Child life specialists help children understand and cope with death

Children's Health

by Baylor Scott & White Health

Apr 12, 2017

Caroline, 5, a budding artist, decorated a small mailbox for her mother’s room in the intensive care unit (ICU) at Baylor University Medical Center at Dallas. Shannon was struggling to recover from a heart transplant.

Caroline made cards, and watched through the window with Baylor Scott & White child life specialist Mary Catherine Miller, as her father placed them in Shannon’s mailbox. Caroline loved coloring with her mother. Whenever she met with Miller, who helped her understand what was happening to Shannon, Caroline insisted they color together as well.

“Children’s language is ‘play’,” Miller said. “They often communicate more easily and freely when distracted by play.

“We read books with characters experiencing similar circumstances. The stories help them connect with the characters, promote conversation, and validate feelings they may be having.”

Child life specialists with Baylor Scott & White’s supportive and palliative care service, support children of seriously ill adults. While the hospital staff supports the patient, the children are often left wondering what is happening.

Preparing for the Inevitable

The child life specialists work with the adults, helping them understand questions and concerns that children may have when their important person is seriously ill. They offer scripting, giving adults the words to initiate often difficult conversations with their children. They also help them recognize signs of stress in their children. Last year, this program served more than more than 2,120 children in North Texas. The child life program is free to families and funded 100 percent by charitable donations.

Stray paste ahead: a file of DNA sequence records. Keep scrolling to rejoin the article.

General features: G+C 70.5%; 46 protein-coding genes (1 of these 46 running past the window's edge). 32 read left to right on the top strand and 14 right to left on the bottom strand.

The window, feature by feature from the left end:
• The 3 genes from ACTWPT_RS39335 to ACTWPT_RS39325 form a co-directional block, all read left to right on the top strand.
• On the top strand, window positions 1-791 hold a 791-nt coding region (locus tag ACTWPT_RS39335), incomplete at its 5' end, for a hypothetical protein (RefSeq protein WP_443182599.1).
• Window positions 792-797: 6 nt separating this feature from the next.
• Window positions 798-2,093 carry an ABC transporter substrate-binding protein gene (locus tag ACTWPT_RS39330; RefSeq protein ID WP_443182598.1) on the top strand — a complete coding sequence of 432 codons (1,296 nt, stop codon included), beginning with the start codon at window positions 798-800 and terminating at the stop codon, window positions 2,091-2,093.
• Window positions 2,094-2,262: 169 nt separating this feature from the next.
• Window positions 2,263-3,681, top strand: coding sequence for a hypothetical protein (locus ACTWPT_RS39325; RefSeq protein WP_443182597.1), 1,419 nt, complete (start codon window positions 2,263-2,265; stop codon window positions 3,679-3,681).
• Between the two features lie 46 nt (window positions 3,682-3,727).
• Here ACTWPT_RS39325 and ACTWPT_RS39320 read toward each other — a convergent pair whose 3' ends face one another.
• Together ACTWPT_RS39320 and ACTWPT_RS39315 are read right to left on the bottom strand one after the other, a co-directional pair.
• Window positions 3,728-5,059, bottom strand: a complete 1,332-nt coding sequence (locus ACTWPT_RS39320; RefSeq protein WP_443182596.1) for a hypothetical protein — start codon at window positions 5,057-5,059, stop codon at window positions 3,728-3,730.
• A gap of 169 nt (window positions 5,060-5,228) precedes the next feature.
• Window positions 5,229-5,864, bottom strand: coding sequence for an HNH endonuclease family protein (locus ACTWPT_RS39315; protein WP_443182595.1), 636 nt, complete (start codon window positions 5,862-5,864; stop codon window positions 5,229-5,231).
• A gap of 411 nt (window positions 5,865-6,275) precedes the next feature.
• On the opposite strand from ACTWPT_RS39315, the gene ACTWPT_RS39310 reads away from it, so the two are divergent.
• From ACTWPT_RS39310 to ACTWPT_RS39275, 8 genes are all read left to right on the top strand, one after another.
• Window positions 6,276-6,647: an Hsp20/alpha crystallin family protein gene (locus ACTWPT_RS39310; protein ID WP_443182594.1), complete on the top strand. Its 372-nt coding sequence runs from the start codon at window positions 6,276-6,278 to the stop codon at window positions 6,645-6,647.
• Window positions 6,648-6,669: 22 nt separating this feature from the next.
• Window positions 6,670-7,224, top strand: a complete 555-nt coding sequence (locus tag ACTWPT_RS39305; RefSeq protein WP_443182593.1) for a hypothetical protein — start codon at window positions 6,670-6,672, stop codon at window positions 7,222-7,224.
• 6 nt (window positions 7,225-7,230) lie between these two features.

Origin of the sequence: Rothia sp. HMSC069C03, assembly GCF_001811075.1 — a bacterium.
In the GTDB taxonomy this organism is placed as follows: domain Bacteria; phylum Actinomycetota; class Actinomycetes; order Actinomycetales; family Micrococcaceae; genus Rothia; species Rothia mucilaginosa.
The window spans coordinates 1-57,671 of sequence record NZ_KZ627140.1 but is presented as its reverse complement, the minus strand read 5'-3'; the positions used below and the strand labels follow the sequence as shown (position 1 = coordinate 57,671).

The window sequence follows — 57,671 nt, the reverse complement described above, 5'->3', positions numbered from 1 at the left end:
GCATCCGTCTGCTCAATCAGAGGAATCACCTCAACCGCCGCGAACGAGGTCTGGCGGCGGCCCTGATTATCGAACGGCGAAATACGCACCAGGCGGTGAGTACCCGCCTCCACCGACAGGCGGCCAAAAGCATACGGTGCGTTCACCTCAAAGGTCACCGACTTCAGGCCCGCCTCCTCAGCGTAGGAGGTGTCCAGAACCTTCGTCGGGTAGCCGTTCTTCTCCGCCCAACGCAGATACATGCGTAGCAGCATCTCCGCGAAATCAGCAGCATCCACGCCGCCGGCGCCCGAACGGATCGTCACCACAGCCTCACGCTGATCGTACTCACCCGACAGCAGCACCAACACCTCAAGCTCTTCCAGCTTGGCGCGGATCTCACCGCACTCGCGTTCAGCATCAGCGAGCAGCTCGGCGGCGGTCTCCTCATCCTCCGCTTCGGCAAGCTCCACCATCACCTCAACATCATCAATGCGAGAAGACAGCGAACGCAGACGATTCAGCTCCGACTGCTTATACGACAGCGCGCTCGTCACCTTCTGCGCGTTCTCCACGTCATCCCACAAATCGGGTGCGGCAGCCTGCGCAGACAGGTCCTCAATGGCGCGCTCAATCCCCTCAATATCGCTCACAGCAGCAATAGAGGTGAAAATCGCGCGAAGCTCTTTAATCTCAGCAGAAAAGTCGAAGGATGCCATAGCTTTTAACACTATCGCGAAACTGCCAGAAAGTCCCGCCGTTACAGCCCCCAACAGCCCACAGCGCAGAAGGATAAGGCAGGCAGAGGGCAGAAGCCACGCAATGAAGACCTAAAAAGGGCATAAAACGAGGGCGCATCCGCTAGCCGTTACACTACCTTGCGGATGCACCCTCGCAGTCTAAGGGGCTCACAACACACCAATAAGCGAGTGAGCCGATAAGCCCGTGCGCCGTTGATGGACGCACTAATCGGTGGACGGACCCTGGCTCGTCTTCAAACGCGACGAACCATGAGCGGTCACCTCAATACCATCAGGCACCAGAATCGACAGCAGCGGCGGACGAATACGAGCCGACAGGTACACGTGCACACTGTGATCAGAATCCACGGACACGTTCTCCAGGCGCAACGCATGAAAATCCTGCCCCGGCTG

Shannon’s condition declined rapidly after nearly two months in the ICU. Caroline arrived at Shannon’s bedside to tell her mother she loved her and to say goodbye. Thirty minutes later, Shannon passed away. Miller, in working closely with Shannon’s husband, had prepared Caroline for the inevitable. She explained that Shannon’s new heart wasn’t working right and the medical team was doing everything they could, but she couldn’t get better.

Miller explained to Caroline that her mother fought hard, but her body was tired and she was going to die. Miller said that this wording is necessary so that children can concretely understand.

“While we want to shelter children, they are very resilient and it is important to be open and honest with them, even in the most difficult circumstances,” Miller said.

Miller prepared Caroline for Shannon’s funeral. A miniature casket served as a prop. Caroline then did what she does best. With Miller’s help, she made paper flowers for the casket and to leave at her mother’s grave.

For more information on child life specialists and palliative care services at Baylor Scott & White Health, visit our website

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